United States District Court, N.D. New York
CHRISTINA M. MANN, as Co-Executor of the Estate of William K. Mann Jr., WILLIAM K. MANN, III, as Co-Executor of the Estate of William K. Mann Jr., VICKI MANN, Plaintiffs,
UNITED STATES OF AMERICA, Defendant.
POWERS, SANTOLA LAW FIRM MARGIE A. SOEHL, ESQ. AMBER L.
WRIGHT, ESQ. DANIEL R. SANTOLA, ESQ. LAURA M. JORDAN, ESQ.
Attorneys' for Plaintiffs.
DEPARTMENT OF JUSTICE James T. Foley Courthouse JOHN D.
HOGGAN JR., ESQ. KAREN FOLSTER LESPERANCE, ESQ.
MEMORANDUM-DECISION AND ORDER
D'Agostino, U.S. District Judge.
August 3, 2017, Plaintiffs Christina M. Mann, Vicki Mann, and
William K. Mann III filed a second amended complaint bringing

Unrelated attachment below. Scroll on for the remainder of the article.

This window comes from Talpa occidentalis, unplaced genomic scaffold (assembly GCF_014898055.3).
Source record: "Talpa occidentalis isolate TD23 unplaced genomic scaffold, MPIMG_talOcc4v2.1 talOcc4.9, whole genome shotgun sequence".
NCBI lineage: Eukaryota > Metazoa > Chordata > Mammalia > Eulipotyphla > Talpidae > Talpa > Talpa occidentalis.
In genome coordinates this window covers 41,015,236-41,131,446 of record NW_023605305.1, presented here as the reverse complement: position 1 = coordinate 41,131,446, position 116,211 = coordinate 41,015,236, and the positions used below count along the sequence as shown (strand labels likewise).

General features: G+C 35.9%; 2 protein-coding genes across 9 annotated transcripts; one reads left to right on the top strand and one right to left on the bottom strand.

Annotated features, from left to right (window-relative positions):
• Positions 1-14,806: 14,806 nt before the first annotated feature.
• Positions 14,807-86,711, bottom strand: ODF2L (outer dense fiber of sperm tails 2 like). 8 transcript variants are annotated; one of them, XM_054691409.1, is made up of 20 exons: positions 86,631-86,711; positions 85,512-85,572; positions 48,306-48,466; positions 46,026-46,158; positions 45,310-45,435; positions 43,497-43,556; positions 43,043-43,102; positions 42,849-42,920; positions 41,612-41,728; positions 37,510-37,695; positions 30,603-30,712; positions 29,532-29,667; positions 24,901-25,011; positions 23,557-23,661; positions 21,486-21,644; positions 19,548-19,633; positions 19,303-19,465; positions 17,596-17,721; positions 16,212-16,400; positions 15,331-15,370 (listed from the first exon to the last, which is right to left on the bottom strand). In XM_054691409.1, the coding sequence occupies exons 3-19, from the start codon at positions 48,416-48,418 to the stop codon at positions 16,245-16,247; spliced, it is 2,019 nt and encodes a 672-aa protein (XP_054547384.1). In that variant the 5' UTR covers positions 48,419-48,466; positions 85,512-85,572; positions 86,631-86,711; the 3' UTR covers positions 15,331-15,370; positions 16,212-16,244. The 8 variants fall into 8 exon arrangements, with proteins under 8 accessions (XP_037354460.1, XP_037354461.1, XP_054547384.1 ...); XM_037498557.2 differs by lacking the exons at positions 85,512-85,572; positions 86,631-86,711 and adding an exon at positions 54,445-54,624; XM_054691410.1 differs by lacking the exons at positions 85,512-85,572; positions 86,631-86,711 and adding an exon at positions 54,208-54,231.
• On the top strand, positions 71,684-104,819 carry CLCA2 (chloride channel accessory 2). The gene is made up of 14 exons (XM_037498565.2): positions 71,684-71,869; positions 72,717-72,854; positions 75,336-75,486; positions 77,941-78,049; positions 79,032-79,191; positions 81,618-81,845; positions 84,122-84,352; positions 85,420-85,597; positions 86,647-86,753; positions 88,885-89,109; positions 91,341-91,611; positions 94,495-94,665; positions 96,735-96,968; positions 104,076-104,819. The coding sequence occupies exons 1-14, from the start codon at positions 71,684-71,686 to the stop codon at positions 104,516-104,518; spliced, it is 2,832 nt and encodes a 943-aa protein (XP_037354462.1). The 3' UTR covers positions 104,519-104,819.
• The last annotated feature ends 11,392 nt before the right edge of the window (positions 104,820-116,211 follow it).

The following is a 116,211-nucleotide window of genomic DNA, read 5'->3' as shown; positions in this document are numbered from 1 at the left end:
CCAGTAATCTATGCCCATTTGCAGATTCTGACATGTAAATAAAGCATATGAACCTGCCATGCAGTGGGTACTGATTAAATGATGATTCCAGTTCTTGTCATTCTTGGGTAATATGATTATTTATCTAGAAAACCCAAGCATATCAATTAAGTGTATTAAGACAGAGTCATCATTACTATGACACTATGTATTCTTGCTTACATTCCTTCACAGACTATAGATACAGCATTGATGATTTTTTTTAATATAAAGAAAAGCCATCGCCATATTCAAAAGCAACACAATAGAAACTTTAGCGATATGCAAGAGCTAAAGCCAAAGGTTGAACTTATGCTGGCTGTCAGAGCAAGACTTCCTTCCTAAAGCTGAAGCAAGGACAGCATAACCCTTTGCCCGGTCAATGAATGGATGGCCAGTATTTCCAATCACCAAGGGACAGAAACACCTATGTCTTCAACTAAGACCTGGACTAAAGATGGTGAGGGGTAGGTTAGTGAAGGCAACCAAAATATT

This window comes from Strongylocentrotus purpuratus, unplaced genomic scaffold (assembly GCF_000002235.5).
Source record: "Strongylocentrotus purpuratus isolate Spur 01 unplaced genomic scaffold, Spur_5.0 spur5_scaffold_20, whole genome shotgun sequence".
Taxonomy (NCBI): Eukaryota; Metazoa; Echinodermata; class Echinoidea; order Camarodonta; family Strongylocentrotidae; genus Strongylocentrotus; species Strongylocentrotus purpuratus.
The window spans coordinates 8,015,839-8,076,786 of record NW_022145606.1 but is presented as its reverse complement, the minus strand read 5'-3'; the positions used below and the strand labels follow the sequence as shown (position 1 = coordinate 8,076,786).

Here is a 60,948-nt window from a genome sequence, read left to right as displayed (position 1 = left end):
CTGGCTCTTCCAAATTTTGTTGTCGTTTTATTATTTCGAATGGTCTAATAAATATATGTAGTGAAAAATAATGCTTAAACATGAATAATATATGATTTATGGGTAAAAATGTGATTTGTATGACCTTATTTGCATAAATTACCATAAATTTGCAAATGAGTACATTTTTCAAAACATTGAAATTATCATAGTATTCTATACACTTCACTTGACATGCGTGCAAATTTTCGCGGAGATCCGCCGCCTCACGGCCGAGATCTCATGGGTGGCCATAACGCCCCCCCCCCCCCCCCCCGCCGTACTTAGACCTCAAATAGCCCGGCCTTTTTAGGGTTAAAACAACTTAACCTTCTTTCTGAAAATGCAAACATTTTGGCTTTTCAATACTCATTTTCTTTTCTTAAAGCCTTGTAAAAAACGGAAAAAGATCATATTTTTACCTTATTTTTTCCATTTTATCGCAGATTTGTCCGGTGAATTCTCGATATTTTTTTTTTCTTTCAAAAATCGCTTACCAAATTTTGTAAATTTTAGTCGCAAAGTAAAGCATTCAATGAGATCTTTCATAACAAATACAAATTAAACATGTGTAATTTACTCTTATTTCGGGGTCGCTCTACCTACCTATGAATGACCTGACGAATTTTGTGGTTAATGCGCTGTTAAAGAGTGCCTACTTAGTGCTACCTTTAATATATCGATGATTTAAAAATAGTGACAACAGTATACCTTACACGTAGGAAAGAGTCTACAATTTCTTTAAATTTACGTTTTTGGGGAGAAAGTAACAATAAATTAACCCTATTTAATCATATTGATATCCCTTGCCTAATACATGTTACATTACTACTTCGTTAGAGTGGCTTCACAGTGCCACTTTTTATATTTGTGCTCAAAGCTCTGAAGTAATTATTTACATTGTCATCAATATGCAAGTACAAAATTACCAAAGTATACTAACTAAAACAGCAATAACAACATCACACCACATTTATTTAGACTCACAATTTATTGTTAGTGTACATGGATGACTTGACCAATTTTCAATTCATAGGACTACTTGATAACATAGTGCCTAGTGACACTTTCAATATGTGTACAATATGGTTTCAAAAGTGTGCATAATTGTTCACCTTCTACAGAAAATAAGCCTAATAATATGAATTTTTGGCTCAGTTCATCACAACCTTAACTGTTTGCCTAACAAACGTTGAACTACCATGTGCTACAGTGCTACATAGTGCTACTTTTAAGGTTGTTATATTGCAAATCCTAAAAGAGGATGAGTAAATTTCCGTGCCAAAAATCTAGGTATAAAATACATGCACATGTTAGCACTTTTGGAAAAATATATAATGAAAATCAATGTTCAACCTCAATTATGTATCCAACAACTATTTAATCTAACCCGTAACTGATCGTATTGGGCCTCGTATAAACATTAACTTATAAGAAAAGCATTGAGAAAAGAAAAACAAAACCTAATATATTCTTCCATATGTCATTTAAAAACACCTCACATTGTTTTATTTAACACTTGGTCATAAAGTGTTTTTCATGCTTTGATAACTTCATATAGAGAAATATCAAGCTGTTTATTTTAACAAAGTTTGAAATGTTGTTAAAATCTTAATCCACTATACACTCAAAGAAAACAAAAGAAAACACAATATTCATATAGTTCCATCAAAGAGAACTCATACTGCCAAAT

claims for medical malpractice and wrongful death arising out
of a failure to diagnose lung cancer in the decedent, William
K. Mann Jr. ("Mr. Mann"). See Dkt. No.
The Court held a bench trial on August 7, 2017, through
August 9, 2017. At the trial, Plaintiffs called two expert
witnesses: Dr. Jordan L. Haber, an expert in radiology; and
Dr. Ronald H. Blum, an expert in oncology and internal
medicine. Plaintiffs also called Vicki Mann, Mr. Mann's
surviving spouse, and Donnell Raysor, a family friend, as
well as Mr. Mann's four children: Christina M. Mann,
William K. Mann III, Marcus D. Mann, and Alice A. Mann. The
Government called Dr. Richard Sullivan, who was Mr.
Mann's primary care physician at the Department of
Veterans Affairs Outpatient Clinic in Rome, New York.
Additionally, excerpts of two depositions were played for the